May 17, 2019– A recent study highlights how the 340B drug pricing program helps a safety-net hospital provide critical treatment to patients with Hepatitis C (HCV) and improve health outcomes.
Published in the journal PLOS ONE, researchers at Boston Medical Center (BMC) found that the hospital’s 340B savings enabled them to operate a primary-care based multidisciplinary HCV treatment program in which 97 percent of patients showed no signs of HCV in their blood three months after completing treatment – considered the gold standard for HCV care.
Approximately 3.9 million people in the U.S. currently are living with HCV, and approximately 20,000 people die every year due to the disease. New medications have made it possible to dramatically reduce the presence of the virus in a person’s body. A sustained virologic response (SVR) indicates the amount of the virus has been reduced by more than 95 percent.
Those treatments come at a very high price and require hospitals to have specialized staff, which only adds to the cost. That’s where 340B helps by allowing covered entities to buy these drugs at significant discounts.
The researchers studied the costs of administering the HCV treatment program with and without the support of the hospital’s 340B savings. They estimated staff costs, drug costs, and procedural costs for the treatment program and calculated the impact that 340B savings has on total costs.
In 2017, BMC saved approximately $40 million through their 340B discounts. Through these savings, BMC was able to operate its entire HCV treatment program and save $930 per patient that they could invest back into the program. Without 340B discounts, BMC’s HCV treatment program would produce an estimated net loss of $370 per patient. With that loss, the study says, the HCV treatment program likely would not exist – resulting in downstream negative impacts on patient health outcomes.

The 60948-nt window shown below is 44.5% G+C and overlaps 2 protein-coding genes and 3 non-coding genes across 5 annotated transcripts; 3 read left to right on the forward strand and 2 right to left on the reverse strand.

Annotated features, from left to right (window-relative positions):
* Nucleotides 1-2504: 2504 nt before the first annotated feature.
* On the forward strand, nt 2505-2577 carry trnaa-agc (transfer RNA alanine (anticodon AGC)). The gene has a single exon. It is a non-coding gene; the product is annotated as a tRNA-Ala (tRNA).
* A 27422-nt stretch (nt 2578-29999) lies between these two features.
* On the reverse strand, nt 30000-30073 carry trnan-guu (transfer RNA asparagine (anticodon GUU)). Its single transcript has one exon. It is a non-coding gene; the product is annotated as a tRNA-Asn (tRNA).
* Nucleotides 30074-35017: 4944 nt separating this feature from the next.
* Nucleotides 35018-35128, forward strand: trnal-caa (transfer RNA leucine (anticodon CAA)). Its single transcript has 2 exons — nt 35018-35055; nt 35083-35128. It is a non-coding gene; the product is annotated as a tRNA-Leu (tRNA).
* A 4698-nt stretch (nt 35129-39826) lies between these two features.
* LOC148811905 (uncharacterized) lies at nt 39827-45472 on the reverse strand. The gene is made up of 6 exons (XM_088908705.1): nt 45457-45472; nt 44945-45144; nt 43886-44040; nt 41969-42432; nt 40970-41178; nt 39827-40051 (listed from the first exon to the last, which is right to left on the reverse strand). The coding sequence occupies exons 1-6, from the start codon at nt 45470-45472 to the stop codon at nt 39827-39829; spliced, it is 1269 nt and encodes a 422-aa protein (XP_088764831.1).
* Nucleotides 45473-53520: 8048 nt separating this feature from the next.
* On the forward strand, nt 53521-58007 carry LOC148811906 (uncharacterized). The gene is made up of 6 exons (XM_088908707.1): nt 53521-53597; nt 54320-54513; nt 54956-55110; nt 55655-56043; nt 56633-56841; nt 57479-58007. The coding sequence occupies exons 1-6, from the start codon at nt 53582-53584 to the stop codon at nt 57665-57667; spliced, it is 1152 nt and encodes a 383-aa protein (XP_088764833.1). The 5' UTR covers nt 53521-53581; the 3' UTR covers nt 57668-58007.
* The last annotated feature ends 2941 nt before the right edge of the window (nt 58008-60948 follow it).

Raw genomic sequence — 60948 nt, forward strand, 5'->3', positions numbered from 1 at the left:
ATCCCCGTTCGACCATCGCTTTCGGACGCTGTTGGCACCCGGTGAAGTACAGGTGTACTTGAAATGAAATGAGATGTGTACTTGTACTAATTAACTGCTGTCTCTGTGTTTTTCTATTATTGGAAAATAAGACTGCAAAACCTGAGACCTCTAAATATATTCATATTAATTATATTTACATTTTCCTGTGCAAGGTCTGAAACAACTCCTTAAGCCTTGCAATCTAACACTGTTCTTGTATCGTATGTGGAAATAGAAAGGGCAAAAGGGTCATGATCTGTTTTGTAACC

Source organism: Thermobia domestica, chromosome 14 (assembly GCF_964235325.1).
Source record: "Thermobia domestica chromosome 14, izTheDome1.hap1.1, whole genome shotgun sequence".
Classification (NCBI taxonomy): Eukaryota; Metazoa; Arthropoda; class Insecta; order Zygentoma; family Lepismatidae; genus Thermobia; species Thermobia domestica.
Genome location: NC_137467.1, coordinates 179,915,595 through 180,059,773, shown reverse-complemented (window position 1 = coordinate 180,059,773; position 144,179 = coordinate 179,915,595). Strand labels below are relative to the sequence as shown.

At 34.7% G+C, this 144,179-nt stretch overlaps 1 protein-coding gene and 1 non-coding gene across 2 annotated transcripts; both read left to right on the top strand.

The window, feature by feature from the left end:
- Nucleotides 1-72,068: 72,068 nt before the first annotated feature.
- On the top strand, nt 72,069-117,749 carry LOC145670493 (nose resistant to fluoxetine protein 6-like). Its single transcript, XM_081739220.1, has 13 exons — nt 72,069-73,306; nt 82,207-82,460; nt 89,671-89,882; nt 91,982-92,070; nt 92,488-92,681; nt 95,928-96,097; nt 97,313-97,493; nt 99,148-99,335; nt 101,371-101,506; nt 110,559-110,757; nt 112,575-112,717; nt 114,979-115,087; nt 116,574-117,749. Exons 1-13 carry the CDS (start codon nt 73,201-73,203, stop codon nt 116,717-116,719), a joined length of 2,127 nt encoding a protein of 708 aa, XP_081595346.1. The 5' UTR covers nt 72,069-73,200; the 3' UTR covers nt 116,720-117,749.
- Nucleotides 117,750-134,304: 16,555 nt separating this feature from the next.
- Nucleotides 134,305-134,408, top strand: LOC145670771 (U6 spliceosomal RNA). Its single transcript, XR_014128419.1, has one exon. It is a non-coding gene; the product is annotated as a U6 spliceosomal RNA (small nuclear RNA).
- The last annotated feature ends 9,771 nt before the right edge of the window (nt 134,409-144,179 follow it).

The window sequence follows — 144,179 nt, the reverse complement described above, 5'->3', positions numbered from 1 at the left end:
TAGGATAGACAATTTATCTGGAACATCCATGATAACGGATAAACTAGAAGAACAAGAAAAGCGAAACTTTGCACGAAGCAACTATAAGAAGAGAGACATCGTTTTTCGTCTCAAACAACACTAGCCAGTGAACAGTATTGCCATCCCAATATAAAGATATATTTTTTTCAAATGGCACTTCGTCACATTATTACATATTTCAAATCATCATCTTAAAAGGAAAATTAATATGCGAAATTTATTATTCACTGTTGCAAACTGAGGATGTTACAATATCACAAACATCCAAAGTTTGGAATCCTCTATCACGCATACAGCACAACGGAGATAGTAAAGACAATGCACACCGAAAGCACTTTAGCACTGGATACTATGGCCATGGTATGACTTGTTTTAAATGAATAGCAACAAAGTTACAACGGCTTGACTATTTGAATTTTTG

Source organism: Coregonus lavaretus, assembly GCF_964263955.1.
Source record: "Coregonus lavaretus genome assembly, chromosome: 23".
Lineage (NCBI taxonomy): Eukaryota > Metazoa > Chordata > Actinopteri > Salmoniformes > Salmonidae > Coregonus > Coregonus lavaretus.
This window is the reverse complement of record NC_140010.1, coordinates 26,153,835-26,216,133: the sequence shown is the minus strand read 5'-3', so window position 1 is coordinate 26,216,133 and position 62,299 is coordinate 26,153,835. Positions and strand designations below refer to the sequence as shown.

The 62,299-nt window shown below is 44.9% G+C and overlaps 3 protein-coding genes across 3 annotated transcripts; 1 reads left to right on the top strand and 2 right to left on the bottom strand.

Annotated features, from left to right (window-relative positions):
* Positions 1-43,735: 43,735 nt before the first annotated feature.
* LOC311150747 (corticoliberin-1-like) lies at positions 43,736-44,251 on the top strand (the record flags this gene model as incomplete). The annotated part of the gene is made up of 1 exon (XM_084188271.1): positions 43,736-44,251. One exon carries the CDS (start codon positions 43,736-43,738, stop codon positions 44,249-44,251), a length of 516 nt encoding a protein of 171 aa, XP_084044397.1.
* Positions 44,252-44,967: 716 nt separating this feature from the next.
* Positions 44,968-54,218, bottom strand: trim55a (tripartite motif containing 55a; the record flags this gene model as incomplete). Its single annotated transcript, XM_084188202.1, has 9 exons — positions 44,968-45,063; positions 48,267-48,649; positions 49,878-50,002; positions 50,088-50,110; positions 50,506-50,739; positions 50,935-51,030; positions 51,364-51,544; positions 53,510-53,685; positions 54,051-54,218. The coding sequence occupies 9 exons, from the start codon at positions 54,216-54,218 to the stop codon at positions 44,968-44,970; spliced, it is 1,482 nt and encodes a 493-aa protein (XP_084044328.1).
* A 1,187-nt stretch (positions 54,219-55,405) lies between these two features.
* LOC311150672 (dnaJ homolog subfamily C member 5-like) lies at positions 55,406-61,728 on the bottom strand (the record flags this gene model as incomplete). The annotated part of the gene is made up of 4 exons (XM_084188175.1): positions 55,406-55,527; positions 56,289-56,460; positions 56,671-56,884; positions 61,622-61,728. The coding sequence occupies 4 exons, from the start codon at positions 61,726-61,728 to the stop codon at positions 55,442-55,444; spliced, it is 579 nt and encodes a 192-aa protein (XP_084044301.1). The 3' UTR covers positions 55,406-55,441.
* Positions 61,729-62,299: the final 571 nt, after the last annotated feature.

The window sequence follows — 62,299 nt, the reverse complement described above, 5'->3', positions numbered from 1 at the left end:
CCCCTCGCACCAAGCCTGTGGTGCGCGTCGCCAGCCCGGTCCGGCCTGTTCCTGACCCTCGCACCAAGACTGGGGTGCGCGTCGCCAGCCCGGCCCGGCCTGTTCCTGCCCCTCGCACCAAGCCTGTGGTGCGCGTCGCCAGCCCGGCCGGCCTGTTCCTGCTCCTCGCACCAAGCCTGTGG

This study provides a casebook example of 340B at work. With 400 beds, BMC is the largest safety-net hospital and the busiest trauma and emergency services center in New England. In 2017, the hospital estimates it provided more than $90 million in uncompensated and unreimbursed care for the community but was able to offset some of those losses with 340B savings.
As the researchers note in their article: “The 340B Drug Pricing Program enabled a safety-net hospital to deliver effective primary care-based HCV treatment using a multidisciplinary care team. Efforts to sustain the 340B program could enable dissemination of similar HCV treatment models elsewhere.”